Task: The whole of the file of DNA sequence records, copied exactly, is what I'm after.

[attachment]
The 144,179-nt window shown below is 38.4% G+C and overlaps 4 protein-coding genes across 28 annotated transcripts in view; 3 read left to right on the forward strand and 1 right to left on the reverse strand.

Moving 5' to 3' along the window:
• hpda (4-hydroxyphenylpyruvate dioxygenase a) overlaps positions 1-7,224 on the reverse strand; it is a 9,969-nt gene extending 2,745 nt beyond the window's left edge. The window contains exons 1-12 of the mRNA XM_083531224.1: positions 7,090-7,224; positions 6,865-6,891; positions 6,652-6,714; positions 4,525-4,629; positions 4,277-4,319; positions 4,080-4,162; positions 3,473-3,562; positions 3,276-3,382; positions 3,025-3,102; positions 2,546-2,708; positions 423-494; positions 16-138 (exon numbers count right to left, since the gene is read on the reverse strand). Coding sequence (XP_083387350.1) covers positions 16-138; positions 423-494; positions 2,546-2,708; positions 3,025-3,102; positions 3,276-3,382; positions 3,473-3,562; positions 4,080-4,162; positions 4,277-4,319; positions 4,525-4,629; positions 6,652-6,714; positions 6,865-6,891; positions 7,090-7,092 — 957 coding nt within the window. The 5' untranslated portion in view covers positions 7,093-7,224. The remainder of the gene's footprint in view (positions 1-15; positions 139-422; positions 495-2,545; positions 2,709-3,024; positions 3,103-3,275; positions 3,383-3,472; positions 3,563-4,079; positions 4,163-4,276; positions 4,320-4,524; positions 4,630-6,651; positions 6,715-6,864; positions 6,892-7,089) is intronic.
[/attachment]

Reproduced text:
The 144,179-nt window shown below is 38.4% G+C and overlaps 4 protein-coding genes across 28 annotated transcripts in view; 3 read left to right on the forward strand and 1 right to left on the reverse strand.

Moving 5' to 3' along the window:
• hpda (4-hydroxyphenylpyruvate dioxygenase a) overlaps positions 1-7,224 on the reverse strand; it is a 9,969-nt gene extending 2,745 nt beyond the window's left edge. The window contains exons 1-12 of the mRNA XM_083531224.1: positions 7,090-7,224; positions 6,865-6,891; positions 6,652-6,714; positions 4,525-4,629; positions 4,277-4,319; positions 4,080-4,162; positions 3,473-3,562; positions 3,276-3,382; positions 3,025-3,102; positions 2,546-2,708; positions 423-494; positions 16-138 (exon numbers count right to left, since the gene is read on the reverse strand). Coding sequence (XP_083387350.1) covers positions 16-138; positions 423-494; positions 2,546-2,708; positions 3,025-3,102; positions 3,276-3,382; positions 3,473-3,562; positions 4,080-4,162; positions 4,277-4,319; positions 4,525-4,629; positions 6,652-6,714; positions 6,865-6,891; positions 7,090-7,092 — 957 coding nt within the window. The 5' untranslated portion in view covers positions 7,093-7,224. The remainder of the gene's footprint in view (positions 1-15; positions 139-422; positions 495-2,545; positions 2,709-3,024; positions 3,103-3,275; positions 3,383-3,472; positions 3,563-4,079; positions 4,163-4,276; positions 4,320-4,524; positions 4,630-6,651; positions 6,715-6,864; positions 6,892-7,089) is intronic.